By Monica Eng
6:21 PM CST, January 31, 2013
More than six months after the Chicago City Council legalized cooking onboard food trucks, the city on Thursday issued its first mobile food preparer license it to Dan Salls, owner of The Salsa Truck.
An ecstatic Salls said that he passed his health and fire inspection on Wednesday and finished his paperwork on Thursday afternoon. By Tuesday, he hopes to be searing meat, grilling quesadillas and warming tortillas on board his truck to serve with his salsas to hungry Chicagoans.
Salls, a former financial adviser who quit his job to go into the salsa business, said he will likely serve his first hot meal at the 600 W. Chicago Ave. food-truck stand Tuesday. He has publicly invited Mayor Rahm Emanuel to be his first customer.
“I think it would be a great press opportunity for him to finally get the monkey off of everyone’s back,” Salls said of the long contentious process that has finally led to the first cooking license called an MFP (for mobile food preparer).
For more than two years, food truck activists were lobbying the city to allow onboard cooking, as opposed to restricting food offerings to those that had been pre-cooked and packaged. Proposals were stalled for more than a year at the committee level until Emanuel presented his own version of a modified ordinance last summer, which passed in late July.
“This is just the beginning, but we’re excited to see our first MFP (mobile food preparer) hit the streets,” said Rosemary Krimbel, who leads the Chicago Department of Business Affairs and Consumer Protection. “We want potential food truck owners to know that we are here to help, including newly offered truck consultations with the fire and health departments to ease the licensing process. We want to see more food trucks serving Chicago.”
Although Salls says he is thrilled to be the first licensed onboard cooking operator, he acknowledges that his truck is not the “classic West Coast type food truck.” By that he means, he did not need to outfit his truck to conform to what some feel is the city’s overly strict code on gas lines and exhaust hoods.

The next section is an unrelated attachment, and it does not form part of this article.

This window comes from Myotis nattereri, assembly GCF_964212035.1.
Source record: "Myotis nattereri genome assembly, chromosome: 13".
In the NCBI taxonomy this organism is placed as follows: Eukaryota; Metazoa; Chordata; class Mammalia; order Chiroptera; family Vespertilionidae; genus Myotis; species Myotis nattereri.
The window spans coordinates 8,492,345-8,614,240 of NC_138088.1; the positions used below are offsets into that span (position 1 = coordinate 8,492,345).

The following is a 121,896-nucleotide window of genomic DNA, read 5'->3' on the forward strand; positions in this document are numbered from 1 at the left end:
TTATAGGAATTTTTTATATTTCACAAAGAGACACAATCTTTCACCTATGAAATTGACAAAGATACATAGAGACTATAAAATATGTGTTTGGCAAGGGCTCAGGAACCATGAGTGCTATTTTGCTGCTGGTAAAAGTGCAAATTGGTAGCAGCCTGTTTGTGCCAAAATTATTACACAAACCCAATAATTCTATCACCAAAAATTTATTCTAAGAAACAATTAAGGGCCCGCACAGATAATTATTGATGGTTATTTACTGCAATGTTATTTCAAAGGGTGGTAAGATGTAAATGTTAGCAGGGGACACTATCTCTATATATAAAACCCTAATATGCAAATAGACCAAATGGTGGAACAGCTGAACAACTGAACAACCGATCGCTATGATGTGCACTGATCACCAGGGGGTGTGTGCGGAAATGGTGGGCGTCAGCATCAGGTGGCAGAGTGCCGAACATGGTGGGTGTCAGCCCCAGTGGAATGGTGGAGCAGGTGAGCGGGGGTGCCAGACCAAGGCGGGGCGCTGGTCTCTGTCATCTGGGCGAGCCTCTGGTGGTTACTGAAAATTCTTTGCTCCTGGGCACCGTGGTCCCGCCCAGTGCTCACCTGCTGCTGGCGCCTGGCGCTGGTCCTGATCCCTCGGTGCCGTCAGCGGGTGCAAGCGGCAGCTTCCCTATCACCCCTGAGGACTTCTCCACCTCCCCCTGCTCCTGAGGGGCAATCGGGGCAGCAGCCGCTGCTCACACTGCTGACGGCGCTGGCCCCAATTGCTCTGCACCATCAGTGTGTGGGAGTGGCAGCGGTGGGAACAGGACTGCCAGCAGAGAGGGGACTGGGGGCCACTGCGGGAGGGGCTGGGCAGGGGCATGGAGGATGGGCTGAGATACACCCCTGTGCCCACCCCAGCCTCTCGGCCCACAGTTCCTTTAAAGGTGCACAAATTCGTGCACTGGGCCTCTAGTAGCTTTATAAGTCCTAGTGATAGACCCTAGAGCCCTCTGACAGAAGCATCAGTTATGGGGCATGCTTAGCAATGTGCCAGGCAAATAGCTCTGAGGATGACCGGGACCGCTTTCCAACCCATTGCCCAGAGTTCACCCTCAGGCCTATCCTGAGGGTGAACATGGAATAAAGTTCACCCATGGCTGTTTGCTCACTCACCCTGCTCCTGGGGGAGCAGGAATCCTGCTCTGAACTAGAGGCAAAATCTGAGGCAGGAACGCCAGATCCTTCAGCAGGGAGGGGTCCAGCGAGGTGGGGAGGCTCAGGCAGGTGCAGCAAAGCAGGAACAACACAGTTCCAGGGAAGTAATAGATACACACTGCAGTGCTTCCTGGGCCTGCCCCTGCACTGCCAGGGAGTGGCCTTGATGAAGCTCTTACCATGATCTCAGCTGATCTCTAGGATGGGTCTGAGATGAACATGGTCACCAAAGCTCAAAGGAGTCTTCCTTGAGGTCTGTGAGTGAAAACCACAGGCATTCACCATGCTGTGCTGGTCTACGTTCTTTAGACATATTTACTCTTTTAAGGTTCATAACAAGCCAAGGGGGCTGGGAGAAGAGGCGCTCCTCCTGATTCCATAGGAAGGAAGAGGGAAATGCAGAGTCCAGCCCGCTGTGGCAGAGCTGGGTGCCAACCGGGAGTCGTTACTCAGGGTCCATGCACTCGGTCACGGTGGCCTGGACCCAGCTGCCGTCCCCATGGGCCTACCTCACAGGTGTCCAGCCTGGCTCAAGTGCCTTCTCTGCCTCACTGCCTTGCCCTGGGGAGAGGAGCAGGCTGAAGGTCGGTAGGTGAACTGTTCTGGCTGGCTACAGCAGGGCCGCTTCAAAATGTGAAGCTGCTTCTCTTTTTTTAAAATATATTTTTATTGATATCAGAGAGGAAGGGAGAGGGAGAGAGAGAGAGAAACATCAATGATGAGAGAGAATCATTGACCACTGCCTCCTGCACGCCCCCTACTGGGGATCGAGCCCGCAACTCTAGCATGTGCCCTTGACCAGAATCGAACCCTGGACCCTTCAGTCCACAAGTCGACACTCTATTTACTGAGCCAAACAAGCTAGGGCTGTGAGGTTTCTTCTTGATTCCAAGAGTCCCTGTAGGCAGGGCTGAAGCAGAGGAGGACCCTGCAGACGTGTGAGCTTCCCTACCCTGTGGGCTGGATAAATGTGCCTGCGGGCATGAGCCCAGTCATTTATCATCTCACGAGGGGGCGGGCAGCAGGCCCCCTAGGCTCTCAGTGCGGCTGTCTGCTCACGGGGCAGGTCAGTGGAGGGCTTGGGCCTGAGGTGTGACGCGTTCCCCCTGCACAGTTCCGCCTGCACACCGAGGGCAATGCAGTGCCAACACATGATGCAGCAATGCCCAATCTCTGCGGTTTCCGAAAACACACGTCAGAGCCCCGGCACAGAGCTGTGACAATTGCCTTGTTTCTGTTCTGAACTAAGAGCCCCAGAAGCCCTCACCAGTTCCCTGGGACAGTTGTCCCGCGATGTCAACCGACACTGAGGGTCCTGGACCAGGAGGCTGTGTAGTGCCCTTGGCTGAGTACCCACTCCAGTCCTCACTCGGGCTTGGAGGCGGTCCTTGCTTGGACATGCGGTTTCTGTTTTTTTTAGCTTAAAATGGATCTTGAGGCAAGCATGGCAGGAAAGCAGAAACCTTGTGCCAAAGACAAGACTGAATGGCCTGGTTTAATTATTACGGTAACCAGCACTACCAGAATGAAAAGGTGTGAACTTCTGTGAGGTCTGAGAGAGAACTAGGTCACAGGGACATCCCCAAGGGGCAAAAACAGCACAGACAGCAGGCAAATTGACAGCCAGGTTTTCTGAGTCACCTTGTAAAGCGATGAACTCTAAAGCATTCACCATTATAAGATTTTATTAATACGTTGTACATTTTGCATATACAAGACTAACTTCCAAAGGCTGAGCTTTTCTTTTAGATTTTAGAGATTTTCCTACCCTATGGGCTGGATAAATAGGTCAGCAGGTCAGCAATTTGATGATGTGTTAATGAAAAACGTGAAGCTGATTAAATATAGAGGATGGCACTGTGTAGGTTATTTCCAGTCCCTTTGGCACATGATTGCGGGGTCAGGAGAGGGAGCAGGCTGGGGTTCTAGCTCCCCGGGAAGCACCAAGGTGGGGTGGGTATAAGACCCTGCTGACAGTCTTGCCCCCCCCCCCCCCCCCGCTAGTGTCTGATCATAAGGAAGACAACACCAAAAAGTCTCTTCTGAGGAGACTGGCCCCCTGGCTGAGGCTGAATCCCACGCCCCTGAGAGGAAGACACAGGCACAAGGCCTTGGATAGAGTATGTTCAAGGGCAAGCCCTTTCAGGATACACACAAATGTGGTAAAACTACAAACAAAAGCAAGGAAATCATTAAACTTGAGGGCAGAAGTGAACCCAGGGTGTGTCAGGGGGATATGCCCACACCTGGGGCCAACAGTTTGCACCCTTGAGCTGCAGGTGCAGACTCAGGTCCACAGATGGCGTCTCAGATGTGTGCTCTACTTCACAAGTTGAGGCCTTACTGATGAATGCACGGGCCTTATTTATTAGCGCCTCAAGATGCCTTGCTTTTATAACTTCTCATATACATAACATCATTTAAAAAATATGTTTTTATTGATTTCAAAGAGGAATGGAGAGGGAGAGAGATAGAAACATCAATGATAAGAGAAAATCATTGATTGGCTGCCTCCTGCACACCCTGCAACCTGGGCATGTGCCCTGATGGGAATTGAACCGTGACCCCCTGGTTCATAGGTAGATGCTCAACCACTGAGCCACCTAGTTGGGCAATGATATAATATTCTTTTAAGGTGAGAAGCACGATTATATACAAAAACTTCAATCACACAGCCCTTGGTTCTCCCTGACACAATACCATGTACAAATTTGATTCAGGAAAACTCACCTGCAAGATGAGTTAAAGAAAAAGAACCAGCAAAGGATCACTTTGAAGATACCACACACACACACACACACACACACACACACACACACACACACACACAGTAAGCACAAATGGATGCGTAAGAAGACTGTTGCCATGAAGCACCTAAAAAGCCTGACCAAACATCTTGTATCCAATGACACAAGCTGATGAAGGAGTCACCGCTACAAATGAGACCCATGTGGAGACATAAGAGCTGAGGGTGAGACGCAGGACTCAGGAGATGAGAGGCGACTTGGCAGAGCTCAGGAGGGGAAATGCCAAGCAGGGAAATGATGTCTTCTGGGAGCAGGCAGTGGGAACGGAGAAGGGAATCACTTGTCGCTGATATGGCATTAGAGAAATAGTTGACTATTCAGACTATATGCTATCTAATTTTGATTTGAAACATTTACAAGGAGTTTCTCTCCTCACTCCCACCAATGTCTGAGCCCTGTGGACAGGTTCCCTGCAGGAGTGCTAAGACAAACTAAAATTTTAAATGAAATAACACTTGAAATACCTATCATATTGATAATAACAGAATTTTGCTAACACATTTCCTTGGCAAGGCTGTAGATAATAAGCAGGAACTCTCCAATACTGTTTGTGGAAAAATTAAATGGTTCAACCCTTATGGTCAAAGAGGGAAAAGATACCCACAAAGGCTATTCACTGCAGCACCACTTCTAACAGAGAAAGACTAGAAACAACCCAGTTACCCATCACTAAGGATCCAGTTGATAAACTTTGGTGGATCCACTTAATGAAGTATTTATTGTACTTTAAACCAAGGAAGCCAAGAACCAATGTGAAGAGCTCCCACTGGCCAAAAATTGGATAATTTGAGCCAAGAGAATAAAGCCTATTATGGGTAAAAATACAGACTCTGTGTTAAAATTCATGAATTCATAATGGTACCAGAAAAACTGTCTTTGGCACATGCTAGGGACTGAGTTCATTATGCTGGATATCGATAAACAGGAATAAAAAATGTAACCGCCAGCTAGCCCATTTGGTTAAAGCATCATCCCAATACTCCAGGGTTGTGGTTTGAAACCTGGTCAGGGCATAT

He will simply use an electric grill to heat his tacos, quesadillas and carnitas onboard, freeing him of the regulations on gas lines and hoods.
Next month, Salls hopes to open a brick and mortar restaurant called The Garage which can also serve as a commissary for servicing other cooking trucks.
Salls said that customers can expect freshly made tacos and quesadillas every day and chili, pozole with crispy pig ears and tortilla soup (the clear Mexico City style) during the winter. He said prices will run about $5 for two tacos and $7 for quesadillas with chips and salsa. Each week, he said, he will feature a different special protein. He said all of his dishes—which will include occasional tortas, carnitas and achiote shrimp—will all be paired to a salsa.
His salsas include a red salsa with house pickled jalapenos, a green salsa using smoked chipotle and a fire roasted pico de gallo.
In the summer time he plans to offer salads.
If it sounds like there won’t be a ton of cooking done on board, that’s because it's true. Still, Salls doesn’t rule out the possibility of adding more cooking features to his truck down the line.
“[Initially] We wanted to take the path of least resistance,” he said. “It was important to be licensed even if that meant we would start with a light version of a food truck.”
His advice to others who want get licensed: "Tone everything down. Don’t go overboard right away and do what you can get away with.”
Having quit his job for the food truck life, Salls was determined to get through the process even if it meant making some concessions.
“Part of the reason we’ve hung in there so long is because we have maintained that Chicago is the best city in the world,” he said, “and it’s all about give and take and compromise.”